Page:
This has been and still remains one of my all-time favorite conversations to have in my clinic. There are so many options for birth control these days, it can be a little overwhelming to know what is right for you. Even condensing it, it’s a long post, but hopefully you or someone you know and share it with will get some good background info to go get their safe-sex groove on. I’ll be sharing more detail on each category in future blog posts, don’t worry!
**This blog post, ofcourseofcourseofcourse does NOT take the place of a thoughtful conversation between you and your OWN doctor about what is the best choice for your particular health needs. I am not your doctor.**
I like to break the options down into bigger categories to keep it straight. With each I will give you the ‘failure rate’ for ‘typical use’ – aka if 100 normal women have a sex regularly for 1 year, this is how many will get knocked up (reference here). Here’s the big picture with color gradient for how frequently you have to do something to prevent pregnancy:
Important side-bar #1: IF THIS POST IS RELEVANT TO YOU, YOU SHOULD BE TAKING A PRENATAL VITAMIN! Yes, I understand that you are looking at birth control because you don’t want to have a baby. Take one because IF you get pregnant despite these interventions, and there is a any spec of a chance in the universe you *might* keep the baby even to give it up for adoption, the vitamins need to ALREADY be on board. Like 3 months ago. Take one. Any of them. Don’t care if it’s a gummy.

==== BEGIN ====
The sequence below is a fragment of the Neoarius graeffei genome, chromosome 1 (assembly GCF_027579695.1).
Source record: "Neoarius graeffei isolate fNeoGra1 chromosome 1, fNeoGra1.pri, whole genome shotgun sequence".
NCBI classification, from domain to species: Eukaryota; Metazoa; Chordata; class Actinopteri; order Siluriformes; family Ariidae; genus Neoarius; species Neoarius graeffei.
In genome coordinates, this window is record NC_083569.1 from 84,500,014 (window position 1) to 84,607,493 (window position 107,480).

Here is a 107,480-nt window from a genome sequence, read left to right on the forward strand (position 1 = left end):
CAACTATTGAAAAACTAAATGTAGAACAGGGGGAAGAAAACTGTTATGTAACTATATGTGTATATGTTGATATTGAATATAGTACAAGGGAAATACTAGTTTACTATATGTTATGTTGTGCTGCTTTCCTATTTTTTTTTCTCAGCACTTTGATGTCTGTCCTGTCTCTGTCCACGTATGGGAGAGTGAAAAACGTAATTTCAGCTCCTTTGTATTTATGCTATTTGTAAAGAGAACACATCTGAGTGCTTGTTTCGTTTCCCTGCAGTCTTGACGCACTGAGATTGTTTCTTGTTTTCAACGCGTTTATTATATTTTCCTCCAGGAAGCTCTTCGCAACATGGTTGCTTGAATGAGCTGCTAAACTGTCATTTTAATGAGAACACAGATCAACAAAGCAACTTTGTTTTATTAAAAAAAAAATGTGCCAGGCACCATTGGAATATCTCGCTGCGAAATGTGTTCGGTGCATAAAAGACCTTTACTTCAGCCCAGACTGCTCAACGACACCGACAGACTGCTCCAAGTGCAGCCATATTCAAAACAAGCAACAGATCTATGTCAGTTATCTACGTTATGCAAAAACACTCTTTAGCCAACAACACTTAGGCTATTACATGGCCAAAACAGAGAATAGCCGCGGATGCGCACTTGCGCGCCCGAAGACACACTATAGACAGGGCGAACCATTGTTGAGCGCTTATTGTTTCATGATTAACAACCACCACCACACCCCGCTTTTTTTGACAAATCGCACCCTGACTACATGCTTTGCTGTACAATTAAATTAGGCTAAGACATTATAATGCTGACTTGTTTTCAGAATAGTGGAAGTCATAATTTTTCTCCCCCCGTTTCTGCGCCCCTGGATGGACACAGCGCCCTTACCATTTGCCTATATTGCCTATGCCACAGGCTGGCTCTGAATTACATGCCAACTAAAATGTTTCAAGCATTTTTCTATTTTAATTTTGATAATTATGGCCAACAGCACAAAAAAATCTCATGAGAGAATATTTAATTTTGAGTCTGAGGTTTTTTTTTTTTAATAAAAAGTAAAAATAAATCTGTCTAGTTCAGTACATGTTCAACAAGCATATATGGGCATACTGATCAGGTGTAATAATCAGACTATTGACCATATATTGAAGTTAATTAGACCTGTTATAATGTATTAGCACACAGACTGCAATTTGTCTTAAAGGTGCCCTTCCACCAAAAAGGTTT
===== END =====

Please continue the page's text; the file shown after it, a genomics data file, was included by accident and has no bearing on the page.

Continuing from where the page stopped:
The two most broad categories of contraceptive options are those with hormones versus those without hormones. I’ll start with the latter because there aren’t many (hey researches, hellllooooo??? can you get to work on this please??). There are a handful of reasons that people might need to use contraception without hormones (history of blood clots, certain cancers in the family, bad reactions in the past) or you might just want to avoid the exposure for personal reasons.
The Copper IUD aka PARAGARD®: Less than 1 in 100
Did you notice how reliable this one is? Also, it’s good for up to 10 years with absolutely zero effort involved. AND, if plans change after 1 year and you want a baby? So easy to remove, no hormone wash-out period, so you can get pregnant right after. OK, ok, I know. Intrauterine devices have a lot of bad press. I will write a whole separate blog post with more details, suffice it to say complications and adverse reactions are RARE, only about 15% of women have theirs taken out in the first year for any reason.
Rhythm method or Natural Family Planning: 24 in 100 (about 1 in 4)
The reliability of this is INCREDIBLY variable. IF you have extremely regular cycles, AND you are meticulous about tracking AND you can avoid sex for 2 weeks at a time depending on the cycle, it can be close to other methods’ reliability. There are very few people who achieve this. In medicine we say, “what do you call people who use NFP? …. parents.”. That being said, if you wouldn’t be excited to be pregnant, not the best choice.